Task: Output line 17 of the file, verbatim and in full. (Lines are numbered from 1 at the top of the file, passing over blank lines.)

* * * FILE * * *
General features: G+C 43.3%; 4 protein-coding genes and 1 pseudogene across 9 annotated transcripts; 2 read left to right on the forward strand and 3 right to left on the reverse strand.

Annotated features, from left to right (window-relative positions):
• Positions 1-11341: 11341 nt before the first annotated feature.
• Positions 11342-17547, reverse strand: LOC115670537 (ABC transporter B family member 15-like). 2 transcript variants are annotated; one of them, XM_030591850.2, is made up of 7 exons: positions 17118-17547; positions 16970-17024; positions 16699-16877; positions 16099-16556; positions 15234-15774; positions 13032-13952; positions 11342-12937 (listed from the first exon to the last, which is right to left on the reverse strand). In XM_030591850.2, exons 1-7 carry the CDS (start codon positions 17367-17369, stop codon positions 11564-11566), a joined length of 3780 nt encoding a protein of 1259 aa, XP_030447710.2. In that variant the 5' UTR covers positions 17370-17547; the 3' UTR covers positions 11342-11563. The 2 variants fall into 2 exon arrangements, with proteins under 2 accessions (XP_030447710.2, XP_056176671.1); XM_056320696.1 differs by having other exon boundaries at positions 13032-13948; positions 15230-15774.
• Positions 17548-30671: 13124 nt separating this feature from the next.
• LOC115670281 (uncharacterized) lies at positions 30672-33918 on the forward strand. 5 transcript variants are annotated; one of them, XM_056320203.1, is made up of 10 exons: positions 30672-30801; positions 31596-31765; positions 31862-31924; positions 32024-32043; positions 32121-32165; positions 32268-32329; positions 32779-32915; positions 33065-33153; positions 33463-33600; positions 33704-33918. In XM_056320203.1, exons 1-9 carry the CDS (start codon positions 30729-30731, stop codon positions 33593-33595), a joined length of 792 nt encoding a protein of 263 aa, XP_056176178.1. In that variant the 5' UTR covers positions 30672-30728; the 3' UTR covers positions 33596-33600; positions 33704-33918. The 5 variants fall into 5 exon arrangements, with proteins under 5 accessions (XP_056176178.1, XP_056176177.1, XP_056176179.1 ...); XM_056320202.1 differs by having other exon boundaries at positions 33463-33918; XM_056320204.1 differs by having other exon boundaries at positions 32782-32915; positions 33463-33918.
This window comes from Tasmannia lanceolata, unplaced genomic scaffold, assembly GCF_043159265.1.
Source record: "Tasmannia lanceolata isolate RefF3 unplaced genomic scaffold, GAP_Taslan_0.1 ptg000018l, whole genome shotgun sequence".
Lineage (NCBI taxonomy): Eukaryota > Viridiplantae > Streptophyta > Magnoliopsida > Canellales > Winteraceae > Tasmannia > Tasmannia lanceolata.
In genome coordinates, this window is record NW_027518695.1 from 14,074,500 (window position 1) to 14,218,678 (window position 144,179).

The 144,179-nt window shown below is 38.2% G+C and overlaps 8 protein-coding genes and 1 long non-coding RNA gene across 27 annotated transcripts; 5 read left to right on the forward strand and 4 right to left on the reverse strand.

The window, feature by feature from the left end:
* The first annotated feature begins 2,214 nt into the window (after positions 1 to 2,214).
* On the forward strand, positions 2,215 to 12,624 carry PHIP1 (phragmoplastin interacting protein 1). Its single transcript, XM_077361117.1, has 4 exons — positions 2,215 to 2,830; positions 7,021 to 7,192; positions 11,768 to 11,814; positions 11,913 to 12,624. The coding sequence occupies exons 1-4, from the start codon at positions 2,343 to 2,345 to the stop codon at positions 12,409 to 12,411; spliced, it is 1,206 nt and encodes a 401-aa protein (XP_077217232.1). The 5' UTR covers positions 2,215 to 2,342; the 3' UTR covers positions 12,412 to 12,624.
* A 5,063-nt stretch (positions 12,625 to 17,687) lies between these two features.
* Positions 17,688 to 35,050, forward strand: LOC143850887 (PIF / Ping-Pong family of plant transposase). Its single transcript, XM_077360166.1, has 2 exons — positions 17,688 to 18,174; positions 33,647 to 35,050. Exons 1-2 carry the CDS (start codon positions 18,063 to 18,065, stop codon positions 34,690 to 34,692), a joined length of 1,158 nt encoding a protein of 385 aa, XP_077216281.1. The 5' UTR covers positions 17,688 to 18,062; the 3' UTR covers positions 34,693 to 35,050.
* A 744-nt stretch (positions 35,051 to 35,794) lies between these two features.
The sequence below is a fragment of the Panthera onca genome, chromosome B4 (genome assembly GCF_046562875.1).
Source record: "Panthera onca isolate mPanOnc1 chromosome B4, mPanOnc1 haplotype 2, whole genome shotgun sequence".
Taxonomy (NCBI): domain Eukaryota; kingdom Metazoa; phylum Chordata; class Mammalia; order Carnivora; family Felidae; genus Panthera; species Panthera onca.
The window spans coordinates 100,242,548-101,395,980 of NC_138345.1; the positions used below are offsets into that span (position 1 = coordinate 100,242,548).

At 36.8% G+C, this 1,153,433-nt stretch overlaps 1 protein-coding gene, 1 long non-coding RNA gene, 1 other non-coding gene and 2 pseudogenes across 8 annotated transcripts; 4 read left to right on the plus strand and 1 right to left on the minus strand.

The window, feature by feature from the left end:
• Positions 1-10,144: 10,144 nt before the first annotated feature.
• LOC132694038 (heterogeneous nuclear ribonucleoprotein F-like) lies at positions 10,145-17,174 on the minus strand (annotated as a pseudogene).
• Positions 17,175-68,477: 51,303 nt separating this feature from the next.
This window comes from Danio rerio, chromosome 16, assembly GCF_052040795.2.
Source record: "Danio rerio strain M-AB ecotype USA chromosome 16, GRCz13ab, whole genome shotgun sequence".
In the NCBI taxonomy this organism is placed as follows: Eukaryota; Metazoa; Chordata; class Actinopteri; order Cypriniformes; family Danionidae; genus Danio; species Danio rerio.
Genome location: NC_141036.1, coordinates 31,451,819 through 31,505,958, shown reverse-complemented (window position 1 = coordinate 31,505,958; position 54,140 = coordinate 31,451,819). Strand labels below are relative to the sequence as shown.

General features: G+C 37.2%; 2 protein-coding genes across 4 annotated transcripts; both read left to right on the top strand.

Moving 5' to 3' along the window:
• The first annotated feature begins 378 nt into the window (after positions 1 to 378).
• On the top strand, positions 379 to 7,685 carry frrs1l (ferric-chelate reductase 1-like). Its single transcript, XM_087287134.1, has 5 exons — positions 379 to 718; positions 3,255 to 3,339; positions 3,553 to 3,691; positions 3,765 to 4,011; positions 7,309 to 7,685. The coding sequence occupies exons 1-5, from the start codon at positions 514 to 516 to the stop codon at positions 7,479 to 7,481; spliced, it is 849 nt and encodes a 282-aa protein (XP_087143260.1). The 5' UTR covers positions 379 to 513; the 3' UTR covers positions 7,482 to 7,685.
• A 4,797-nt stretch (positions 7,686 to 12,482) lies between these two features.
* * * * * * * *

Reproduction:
* A 744-nt stretch (positions 35,051 to 35,794) lies between these two features.